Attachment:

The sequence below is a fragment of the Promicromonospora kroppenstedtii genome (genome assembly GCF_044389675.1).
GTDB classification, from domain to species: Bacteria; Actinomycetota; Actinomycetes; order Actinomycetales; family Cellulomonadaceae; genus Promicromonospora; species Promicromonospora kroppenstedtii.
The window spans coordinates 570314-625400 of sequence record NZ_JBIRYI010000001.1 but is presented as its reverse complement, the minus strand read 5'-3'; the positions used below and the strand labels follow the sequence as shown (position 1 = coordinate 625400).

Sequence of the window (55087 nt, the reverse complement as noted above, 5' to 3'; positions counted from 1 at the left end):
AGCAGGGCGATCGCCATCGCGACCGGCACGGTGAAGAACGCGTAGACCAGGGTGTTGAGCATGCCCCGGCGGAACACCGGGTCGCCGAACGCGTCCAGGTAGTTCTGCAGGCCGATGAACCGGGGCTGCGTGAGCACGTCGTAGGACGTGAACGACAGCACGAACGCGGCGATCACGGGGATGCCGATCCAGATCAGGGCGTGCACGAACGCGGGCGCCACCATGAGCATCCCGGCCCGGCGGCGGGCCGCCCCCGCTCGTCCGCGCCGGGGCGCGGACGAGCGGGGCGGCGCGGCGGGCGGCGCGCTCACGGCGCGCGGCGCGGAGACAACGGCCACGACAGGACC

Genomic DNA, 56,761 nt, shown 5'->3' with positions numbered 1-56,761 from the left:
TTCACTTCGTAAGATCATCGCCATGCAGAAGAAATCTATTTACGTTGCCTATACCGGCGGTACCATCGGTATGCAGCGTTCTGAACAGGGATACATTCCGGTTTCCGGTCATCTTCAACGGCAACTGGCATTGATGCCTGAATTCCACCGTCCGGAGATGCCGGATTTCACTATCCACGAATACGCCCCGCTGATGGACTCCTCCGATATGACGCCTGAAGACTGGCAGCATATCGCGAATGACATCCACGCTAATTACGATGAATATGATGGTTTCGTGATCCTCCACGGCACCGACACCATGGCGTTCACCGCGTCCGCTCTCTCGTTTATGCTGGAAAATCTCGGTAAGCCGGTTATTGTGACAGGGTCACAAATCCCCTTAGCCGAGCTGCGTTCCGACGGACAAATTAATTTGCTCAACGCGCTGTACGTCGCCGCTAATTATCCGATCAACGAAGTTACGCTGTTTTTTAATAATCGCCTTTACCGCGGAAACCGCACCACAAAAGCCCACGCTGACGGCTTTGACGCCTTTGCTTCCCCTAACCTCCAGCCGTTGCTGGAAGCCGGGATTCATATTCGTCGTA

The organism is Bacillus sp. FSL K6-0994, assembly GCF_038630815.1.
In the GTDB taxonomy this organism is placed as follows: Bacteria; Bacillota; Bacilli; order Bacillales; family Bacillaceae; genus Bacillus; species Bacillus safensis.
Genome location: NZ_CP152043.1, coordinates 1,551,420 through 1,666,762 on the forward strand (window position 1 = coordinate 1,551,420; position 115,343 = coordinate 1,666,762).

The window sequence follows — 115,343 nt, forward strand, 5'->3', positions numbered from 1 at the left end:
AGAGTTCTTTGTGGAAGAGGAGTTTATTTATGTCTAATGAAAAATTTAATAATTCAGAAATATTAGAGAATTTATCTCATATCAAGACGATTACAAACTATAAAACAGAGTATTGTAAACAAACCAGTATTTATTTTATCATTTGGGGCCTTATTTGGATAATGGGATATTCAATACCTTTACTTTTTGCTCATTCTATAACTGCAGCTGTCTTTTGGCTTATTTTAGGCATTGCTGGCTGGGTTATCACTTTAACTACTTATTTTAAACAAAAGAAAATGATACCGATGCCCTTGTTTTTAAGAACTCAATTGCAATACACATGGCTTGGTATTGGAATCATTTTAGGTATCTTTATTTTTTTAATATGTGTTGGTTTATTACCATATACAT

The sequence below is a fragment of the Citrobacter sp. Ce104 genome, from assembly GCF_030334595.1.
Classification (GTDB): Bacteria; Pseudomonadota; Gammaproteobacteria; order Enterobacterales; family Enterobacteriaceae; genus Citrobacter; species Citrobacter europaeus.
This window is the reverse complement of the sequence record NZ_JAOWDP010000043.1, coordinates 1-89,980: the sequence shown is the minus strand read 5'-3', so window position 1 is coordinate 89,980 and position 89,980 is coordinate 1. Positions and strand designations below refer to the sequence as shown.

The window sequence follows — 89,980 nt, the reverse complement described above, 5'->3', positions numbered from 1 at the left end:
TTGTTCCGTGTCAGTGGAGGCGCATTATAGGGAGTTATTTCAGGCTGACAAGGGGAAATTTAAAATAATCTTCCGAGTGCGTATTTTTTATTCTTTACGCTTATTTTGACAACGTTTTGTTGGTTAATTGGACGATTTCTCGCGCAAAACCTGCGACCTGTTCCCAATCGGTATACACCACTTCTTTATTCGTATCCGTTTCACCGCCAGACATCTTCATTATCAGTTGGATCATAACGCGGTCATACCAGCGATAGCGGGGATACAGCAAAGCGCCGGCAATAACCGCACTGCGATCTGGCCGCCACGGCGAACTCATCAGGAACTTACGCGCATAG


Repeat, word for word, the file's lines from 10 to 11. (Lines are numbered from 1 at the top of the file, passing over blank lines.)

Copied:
Genome location: NZ_CP152043.1, coordinates 1,551,420 through 1,666,762 on the forward strand (window position 1 = coordinate 1,551,420; position 115,343 = coordinate 1,666,762).

The window sequence follows — 115,343 nt, forward strand, 5'->3', positions numbered from 1 at the left end: